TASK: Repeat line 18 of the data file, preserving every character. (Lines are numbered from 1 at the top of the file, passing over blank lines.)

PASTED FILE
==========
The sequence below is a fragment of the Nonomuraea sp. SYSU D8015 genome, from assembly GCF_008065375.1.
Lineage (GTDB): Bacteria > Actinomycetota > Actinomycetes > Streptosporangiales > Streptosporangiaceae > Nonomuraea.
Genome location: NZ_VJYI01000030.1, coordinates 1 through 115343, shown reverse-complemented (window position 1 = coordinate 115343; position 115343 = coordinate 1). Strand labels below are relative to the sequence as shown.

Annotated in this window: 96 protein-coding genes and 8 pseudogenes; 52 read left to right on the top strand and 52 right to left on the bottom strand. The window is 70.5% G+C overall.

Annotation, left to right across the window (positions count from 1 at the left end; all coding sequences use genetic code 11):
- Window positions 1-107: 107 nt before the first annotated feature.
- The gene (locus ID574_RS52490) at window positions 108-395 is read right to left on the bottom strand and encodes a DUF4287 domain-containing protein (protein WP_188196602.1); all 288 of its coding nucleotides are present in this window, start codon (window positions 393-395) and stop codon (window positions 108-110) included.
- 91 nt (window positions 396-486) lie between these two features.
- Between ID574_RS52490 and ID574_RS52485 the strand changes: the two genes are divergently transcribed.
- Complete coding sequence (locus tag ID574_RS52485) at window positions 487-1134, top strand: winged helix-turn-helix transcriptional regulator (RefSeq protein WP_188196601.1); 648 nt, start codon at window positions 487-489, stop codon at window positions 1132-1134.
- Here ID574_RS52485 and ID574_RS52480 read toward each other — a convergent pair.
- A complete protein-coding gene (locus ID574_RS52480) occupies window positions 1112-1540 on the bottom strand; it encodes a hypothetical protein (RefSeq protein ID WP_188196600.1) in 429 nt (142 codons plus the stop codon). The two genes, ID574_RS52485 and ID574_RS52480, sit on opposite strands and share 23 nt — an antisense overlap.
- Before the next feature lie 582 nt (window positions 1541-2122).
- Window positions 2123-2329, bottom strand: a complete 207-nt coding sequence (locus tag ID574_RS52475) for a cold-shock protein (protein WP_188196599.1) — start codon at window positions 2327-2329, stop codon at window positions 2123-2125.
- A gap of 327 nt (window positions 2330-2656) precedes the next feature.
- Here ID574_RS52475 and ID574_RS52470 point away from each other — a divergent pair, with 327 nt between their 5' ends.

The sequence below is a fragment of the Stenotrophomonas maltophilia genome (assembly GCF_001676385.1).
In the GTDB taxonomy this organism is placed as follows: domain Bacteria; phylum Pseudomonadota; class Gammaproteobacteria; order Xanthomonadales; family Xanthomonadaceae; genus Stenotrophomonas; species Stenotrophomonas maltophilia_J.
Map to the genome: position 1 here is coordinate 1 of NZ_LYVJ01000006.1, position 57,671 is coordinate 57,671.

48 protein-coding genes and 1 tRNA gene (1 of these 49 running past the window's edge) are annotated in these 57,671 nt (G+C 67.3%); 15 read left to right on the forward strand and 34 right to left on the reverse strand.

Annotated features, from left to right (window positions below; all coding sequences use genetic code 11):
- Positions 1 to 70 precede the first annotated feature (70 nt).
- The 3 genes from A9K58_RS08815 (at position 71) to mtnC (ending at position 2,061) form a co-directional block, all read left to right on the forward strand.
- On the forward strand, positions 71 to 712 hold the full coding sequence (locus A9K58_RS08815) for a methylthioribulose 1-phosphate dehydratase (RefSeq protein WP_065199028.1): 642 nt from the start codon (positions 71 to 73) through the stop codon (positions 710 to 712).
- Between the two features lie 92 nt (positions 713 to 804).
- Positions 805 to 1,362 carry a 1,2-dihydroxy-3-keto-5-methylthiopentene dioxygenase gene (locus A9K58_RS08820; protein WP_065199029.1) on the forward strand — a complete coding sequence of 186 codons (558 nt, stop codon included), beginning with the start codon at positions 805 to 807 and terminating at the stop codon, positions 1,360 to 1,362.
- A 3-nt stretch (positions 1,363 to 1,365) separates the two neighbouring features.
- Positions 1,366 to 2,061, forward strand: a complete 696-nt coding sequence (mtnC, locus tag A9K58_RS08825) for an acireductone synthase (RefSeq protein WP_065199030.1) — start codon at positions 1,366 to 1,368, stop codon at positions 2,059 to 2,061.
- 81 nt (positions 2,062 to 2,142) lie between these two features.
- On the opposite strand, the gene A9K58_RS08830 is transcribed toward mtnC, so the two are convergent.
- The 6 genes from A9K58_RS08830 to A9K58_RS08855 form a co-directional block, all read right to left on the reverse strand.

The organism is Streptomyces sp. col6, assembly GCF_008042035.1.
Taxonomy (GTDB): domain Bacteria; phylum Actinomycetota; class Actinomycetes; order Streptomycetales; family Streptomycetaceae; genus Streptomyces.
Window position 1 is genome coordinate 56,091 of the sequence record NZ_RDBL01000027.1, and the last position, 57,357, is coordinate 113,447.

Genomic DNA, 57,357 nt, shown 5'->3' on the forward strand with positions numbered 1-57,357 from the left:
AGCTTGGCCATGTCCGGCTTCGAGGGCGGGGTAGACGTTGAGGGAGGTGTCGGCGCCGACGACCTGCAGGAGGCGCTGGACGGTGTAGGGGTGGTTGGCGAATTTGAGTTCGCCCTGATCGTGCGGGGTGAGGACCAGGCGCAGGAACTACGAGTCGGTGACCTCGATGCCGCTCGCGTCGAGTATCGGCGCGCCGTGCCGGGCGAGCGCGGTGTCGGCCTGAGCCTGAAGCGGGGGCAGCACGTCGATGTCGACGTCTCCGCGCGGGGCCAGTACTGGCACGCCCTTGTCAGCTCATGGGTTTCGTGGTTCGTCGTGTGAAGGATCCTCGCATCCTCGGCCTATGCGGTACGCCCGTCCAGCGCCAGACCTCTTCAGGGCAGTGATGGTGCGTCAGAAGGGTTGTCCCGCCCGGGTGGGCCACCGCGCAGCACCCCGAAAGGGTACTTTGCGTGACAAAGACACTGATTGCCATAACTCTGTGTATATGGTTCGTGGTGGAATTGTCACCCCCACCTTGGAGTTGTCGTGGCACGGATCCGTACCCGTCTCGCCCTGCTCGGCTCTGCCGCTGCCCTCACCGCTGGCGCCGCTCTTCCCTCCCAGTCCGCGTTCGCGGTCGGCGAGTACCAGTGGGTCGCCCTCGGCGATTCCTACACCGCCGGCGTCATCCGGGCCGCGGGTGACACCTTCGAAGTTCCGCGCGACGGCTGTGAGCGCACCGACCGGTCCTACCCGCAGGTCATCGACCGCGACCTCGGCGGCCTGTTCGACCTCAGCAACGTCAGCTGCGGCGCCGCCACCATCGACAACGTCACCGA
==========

In the GTDB taxonomy this organism is placed as follows: domain Bacteria; phylum Pseudomonadota; class Gammaproteobacteria; order Xanthomonadales; family Xanthomonadaceae; genus Stenotrophomonas; species Stenotrophomonas maltophilia_J.